Tim has worked closely with FFI since 1999. He has edited &FFI (formerly Fauna & Flora magazine) since its inception in 2001 and is the author of With Honourable Intent - A Natural History of Fauna & Flora International, published in 2017.
Lying almost 500 kilometres off the west coast of Africa, the remote archipelago nation of Cabo Verde is arguably among the least well-known of the world’s marine biodiversity hotspots. All that could be about to change.
Thanks to the efforts of Fundação Maio Biodiversidade (FMB), with whom Fauna & Flora International (FFI) has partnered since 2012, the island of Maio has been officially designated as a UNESCO Biosphere Reserve, ensuring that the country is now well and truly on the conservation map.
Cabo Verde supports a rich diversity of marine life, including over 20 species of whale, dolphin and porpoise. All five of the world’s most threatened sea turtle species forage in its coastal waters, along with more than 60 shark and ray species.
Maio itself is home to key populations of threatened lemon and nurse sharks, harbours one of the world’s most important loggerhead turtle nesting sites and provides a haven for myriad migratory birds. In recent years, however, this wildlife has faced increasing pressure from boat traffic and coastal habitat destruction, as well as unsustainable and illegal fishing activities such as shark finning.
Ribeira Dom João beach, Maio. Credit: Jeff Wilson/FFI
As part of a 700-strong network of Biosphere Reserves under the protective umbrella of UNESCO, the island will now enjoy greater visibility on the global stage, raising the profile of Cabo Verde as a biodiversity hotspot and potentially generating increased funding for conservation work, as well as opportunities for collaboration with other reserves.
This is undoubtedly a historic moment for the country, and the news comes hot on the heels of another significant conservation milestone that – from an FFI perspective – is equally gratifying. Years of hard graft and persistence in partnership with FMB have culminated in the long-awaited Protected Areas Management Plan for Maio – the first for the country – finally being approved.
“This is a day to remember in the history of FMB, Maio and Cabo Verde,” remarked Dr Rocio Moreno, Director of FMB since 2017. “A huge thank you to FFI for your endless support and for making this possible. I still remember our meeting in Praia in October 2018, where we planted the seed that led us here.”
It is hoped that the additional protection afforded to loggerhead turtles, sharks and the rest of Maio’s unique biodiversity once these plans are implemented will help to safeguard the island’s natural heritage from the ill-advised and illegal activities that pose a threat to marine life – and, ultimately, to local livelihoods – across the entire archipelago.
Fisherman from Ribeira Dom João, Maio. Credit: Jeff Wilson/FFI
“When I arrived in 2017 the approval of the Protected Areas Management Plan and becoming a Biosphere Reserve were two of FMB’s goals that seemed very far away,” admitted Dr Moreno. “I am just speechless. It’s an amazing end to the year that demonstrates the hard but productive work done by the FMB team and its partners. I really hope this will make a difference in terms of the unsustainable development that was being planned for the island.”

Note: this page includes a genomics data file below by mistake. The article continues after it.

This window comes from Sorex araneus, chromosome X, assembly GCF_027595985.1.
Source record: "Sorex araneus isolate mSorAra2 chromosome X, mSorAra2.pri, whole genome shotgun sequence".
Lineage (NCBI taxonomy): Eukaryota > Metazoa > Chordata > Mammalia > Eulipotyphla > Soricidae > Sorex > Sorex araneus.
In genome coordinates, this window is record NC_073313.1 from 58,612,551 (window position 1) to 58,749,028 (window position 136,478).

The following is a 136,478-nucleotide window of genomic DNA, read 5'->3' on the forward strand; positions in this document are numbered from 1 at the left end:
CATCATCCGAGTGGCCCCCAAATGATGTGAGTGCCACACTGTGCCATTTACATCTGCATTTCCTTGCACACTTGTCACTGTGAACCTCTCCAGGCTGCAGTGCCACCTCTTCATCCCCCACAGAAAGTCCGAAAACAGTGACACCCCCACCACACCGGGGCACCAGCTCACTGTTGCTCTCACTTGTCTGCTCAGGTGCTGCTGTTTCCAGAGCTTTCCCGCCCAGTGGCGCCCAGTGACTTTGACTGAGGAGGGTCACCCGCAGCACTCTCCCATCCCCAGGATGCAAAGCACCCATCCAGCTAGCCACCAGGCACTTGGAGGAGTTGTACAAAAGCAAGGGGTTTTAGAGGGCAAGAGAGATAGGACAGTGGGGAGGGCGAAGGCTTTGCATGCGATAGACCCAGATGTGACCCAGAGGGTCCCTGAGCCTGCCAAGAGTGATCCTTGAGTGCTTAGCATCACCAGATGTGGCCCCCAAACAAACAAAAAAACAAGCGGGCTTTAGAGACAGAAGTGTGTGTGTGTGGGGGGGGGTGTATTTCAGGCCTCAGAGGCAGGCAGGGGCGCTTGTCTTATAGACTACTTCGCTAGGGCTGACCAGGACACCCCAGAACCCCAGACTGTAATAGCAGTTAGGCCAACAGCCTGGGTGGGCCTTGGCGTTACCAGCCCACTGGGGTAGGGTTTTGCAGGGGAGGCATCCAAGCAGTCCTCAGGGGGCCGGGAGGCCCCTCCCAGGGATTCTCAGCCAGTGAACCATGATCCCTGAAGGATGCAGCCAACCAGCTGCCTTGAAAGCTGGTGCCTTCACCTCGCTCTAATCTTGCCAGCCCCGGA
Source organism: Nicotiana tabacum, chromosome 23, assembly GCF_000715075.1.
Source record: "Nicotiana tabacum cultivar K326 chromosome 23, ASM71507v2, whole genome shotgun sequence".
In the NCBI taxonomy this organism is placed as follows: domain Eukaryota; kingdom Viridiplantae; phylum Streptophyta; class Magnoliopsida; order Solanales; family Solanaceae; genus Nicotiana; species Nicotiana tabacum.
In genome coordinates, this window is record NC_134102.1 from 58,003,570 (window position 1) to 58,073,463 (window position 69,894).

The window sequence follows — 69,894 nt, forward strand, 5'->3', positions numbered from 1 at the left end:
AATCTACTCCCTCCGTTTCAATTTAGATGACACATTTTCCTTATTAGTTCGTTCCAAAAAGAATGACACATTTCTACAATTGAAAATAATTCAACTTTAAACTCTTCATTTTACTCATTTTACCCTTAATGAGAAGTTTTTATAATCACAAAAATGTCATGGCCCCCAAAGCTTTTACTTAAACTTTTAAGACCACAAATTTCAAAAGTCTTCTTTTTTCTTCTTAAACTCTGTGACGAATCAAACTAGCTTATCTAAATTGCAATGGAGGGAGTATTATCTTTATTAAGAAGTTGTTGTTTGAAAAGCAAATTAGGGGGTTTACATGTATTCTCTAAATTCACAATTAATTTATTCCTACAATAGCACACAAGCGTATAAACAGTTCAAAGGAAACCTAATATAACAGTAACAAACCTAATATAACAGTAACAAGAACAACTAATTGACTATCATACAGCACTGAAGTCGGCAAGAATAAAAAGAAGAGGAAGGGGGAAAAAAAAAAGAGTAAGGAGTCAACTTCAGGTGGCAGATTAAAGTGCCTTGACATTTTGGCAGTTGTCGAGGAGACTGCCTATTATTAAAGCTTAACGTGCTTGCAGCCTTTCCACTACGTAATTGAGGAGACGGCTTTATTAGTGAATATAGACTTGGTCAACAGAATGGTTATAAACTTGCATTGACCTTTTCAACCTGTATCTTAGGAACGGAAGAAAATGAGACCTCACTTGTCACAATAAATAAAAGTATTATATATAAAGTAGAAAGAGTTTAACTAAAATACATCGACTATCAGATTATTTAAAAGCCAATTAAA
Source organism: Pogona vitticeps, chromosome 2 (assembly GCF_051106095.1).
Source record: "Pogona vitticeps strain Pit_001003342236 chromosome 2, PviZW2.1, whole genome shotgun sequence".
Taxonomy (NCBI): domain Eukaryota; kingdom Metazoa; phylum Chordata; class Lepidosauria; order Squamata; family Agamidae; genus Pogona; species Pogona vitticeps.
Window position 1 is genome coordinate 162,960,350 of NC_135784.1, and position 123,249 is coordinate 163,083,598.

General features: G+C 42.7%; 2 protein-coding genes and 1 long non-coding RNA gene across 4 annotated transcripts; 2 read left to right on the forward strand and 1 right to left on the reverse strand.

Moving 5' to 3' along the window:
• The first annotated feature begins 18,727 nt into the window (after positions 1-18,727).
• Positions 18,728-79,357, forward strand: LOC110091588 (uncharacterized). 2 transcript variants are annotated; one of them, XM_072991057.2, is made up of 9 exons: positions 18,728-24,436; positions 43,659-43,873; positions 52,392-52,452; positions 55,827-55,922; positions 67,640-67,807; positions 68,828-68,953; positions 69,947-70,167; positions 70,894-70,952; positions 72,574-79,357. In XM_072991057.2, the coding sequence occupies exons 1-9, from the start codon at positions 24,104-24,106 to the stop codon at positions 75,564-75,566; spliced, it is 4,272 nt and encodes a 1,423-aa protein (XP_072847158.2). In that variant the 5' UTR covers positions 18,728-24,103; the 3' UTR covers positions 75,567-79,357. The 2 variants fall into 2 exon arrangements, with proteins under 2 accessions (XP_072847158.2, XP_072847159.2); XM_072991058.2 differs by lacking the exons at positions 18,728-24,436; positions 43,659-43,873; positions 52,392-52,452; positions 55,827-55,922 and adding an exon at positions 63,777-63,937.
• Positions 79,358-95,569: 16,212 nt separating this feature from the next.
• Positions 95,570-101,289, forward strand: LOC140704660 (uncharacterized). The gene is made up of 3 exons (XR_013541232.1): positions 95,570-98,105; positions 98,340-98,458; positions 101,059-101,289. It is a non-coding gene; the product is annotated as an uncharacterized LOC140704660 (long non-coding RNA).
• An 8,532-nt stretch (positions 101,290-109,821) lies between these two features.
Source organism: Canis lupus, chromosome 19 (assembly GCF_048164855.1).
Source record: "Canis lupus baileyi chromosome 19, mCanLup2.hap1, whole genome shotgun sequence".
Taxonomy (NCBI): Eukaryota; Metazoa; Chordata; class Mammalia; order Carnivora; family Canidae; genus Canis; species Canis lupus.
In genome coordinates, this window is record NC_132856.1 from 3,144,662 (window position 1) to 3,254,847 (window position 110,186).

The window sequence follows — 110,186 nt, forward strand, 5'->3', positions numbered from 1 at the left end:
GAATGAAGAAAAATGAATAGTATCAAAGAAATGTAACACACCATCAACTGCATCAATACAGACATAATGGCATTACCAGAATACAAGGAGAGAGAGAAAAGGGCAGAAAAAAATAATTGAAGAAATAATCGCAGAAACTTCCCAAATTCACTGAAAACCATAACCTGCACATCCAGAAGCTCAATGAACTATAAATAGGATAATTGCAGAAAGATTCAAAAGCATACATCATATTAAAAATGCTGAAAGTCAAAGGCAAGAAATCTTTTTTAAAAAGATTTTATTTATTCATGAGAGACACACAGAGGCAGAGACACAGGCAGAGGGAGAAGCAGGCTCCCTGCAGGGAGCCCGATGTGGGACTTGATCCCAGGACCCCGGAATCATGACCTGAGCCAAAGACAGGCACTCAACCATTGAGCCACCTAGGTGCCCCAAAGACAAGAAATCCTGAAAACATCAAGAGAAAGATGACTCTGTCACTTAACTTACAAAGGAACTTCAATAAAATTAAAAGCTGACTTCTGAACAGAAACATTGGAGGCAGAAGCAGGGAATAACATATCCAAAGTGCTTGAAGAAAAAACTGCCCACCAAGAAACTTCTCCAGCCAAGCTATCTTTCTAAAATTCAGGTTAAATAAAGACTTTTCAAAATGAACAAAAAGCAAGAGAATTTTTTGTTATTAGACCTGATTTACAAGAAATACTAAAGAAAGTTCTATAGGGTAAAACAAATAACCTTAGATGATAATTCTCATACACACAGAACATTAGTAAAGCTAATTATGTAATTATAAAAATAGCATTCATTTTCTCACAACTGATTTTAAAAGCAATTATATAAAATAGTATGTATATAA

This double dose of good news is fitting reward for everyone at FMB who has fought tooth and nail to protect Maio’s threatened biodiversity. It is also a real vindication of FFI’s eight-year collaboration with the organisation, during which time we have provided a variety of support ranging from technical advice to help with community-led activities such as the Guardians of the Sea initiative and, more recently, emergency funding to enable FMB to weather the ongoing Covid-19 crisis.
It’s an amazing end to the year that demonstrates the hard but productive work done by the FMB team and its partners. I really hope this will make a difference in terms of the unsustainable development that was being planned for the island.
It augurs well for the next phase of the partnership, as we explore opportunities to scale up our programme of work, during which we hope to engage with industrial fisheries and address the issue of distant-water fishing fleets, as well as replicating our success on Maio through the development of similar initiatives elsewhere in the Cabo Verde archipelago.
FFI is in no doubt that investment on an unprecedented scale in locally driven conservation initiatives such as those led by our in-country partner in Cabo Verde holds the key to tackling the global biodiversity crisis. We are continuing to urge the world’s most influential governments and business leaders to heed the central message of FFI’s Our One Home campaign and commit to investing in the protection of nature.
We're calling on global governments to commit an initial $500 billion for nature, with that amount increasing every year. Sign our petition and protect Our One Home.